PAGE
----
Gabriel's mother Leliel walked in front of Michael, but sha was just four years of age. On the previous loop of this council, the one that ended so badly, Gabriel had marveled how he was seeing his mother in the flesh for the very first time. On this loop Gabriel had time to marvel how Leliel, the tireless running doll, had somehow been tamed to a slow walk.

Che recognized hez grandmother Lilith, of course, walking next to Mi- chael. Gabriel thought her to be a dark thunderstorm that had somehow been frozen as a long-legged yin. Sha was attired in the gray and black lines of a Fallen Angels dress uniform, a recent thing which had appeared as the Sealiah colony took root. And Gabriel saw that sha carried in har arms Dory's father, uncle Ithuriel, but as a very young infant dirk, perhaps only a few weeks in age.

When Leliel seated harself sha methodically removed a white scroll from a fired clay cylinder and prepared quills in what was taken to be a precious parody of an adult scribe.

Lamassu sang, "I thought the child would sit and fidget, now I think sha is really a midget!"

The Hashmal Raphaela, second-in-command of the Fallen Angels, followed Lilith wearing an identical dress uniform. Sha walked beside Ophan Barachiel while they held hands. The two apparently grew quite close in the months they were left with little to do but watch the empty frontier with Adan.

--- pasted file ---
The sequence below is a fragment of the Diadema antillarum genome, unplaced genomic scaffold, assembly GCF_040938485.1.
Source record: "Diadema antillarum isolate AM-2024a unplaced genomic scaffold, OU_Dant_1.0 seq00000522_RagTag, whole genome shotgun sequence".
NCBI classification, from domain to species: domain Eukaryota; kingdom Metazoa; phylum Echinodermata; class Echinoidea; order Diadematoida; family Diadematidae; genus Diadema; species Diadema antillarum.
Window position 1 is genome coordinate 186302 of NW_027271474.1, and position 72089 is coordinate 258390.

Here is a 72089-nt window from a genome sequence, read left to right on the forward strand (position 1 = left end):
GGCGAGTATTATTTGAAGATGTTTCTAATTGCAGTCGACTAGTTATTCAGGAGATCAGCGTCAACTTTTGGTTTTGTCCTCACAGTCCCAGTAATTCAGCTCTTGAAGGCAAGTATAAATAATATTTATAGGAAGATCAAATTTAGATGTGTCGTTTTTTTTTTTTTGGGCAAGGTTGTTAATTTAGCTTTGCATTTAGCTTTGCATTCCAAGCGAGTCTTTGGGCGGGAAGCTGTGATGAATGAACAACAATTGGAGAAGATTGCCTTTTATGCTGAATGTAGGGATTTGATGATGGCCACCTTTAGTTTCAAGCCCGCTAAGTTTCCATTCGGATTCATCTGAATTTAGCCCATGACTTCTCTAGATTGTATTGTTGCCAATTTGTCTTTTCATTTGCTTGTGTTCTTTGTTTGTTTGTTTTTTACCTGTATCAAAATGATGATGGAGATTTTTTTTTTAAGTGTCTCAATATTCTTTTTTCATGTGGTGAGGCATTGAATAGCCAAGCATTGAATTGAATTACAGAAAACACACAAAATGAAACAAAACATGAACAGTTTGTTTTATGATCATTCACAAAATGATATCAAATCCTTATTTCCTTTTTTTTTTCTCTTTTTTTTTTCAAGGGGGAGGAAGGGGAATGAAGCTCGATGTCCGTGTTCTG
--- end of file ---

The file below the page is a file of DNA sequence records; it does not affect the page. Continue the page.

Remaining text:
The green island of Sealiah was held in fee by Ophan Barachiel. It kept the people of Rumbek well-nourished, and many more besides. The isle was a great blessing but perhaps not all thought so. Lamassu sang, "The more the soil yields in Dul Valley, the more we toil in Ophan's galley!"

Uzziel of Elketz entered then at a deliberately stately pace. Hyz city lay west in cattle country, where the animals raised were driven throughout Magodon to be slaughtered. Lamassu sang, "Check your soles Uzziel before further you roam, I just caught a whiff, a small remind- er of home!"